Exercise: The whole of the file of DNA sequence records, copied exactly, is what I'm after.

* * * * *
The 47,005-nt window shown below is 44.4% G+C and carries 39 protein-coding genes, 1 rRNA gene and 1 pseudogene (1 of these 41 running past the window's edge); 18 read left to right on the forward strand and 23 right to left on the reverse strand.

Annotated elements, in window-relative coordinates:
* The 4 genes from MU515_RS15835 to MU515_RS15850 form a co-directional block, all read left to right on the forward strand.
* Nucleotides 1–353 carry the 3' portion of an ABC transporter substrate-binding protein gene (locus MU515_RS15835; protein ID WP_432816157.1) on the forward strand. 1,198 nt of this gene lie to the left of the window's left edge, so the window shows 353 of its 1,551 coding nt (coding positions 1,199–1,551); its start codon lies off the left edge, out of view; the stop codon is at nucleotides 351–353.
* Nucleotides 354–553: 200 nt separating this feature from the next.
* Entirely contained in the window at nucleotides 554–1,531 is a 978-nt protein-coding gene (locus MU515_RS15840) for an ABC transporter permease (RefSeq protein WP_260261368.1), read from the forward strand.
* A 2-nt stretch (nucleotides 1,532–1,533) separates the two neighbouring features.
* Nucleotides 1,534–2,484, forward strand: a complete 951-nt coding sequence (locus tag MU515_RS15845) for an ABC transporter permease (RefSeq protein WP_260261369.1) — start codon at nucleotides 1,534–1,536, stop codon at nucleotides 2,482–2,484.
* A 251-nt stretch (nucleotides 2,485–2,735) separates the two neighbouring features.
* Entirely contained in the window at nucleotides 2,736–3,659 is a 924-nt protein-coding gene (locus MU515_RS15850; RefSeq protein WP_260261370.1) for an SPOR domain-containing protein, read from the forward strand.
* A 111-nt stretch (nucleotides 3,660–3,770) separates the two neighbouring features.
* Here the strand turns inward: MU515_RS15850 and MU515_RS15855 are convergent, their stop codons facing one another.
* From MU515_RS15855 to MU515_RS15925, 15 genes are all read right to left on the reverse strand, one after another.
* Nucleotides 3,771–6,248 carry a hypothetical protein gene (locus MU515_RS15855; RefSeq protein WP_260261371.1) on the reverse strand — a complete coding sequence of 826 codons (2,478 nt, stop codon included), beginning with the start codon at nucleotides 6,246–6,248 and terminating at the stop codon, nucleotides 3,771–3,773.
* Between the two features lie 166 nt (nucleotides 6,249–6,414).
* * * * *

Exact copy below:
The 47,005-nt window shown below is 44.4% G+C and carries 39 protein-coding genes, 1 rRNA gene and 1 pseudogene (1 of these 41 running past the window's edge); 18 read left to right on the forward strand and 23 right to left on the reverse strand.

Annotated elements, in window-relative coordinates:
* The 4 genes from MU515_RS15835 to MU515_RS15850 form a co-directional block, all read left to right on the forward strand.
* Nucleotides 1–353 carry the 3' portion of an ABC transporter substrate-binding protein gene (locus MU515_RS15835; protein ID WP_432816157.1) on the forward strand. 1,198 nt of this gene lie to the left of the window's left edge, so the window shows 353 of its 1,551 coding nt (coding positions 1,199–1,551); its start codon lies off the left edge, out of view; the stop codon is at nucleotides 351–353.
* Nucleotides 354–553: 200 nt separating this feature from the next.
* Entirely contained in the window at nucleotides 554–1,531 is a 978-nt protein-coding gene (locus MU515_RS15840) for an ABC transporter permease (RefSeq protein WP_260261368.1), read from the forward strand.
* A 2-nt stretch (nucleotides 1,532–1,533) separates the two neighbouring features.
* Nucleotides 1,534–2,484, forward strand: a complete 951-nt coding sequence (locus tag MU515_RS15845) for an ABC transporter permease (RefSeq protein WP_260261369.1) — start codon at nucleotides 1,534–1,536, stop codon at nucleotides 2,482–2,484.
* A 251-nt stretch (nucleotides 2,485–2,735) separates the two neighbouring features.
* Entirely contained in the window at nucleotides 2,736–3,659 is a 924-nt protein-coding gene (locus MU515_RS15850; RefSeq protein WP_260261370.1) for an SPOR domain-containing protein, read from the forward strand.
* A 111-nt stretch (nucleotides 3,660–3,770) separates the two neighbouring features.
* Here the strand turns inward: MU515_RS15850 and MU515_RS15855 are convergent, their stop codons facing one another.
* From MU515_RS15855 to MU515_RS15925, 15 genes are all read right to left on the reverse strand, one after another.
* Nucleotides 3,771–6,248 carry a hypothetical protein gene (locus MU515_RS15855; RefSeq protein WP_260261371.1) on the reverse strand — a complete coding sequence of 826 codons (2,478 nt, stop codon included), beginning with the start codon at nucleotides 6,246–6,248 and terminating at the stop codon, nucleotides 3,771–3,773.
* Between the two features lie 166 nt (nucleotides 6,249–6,414).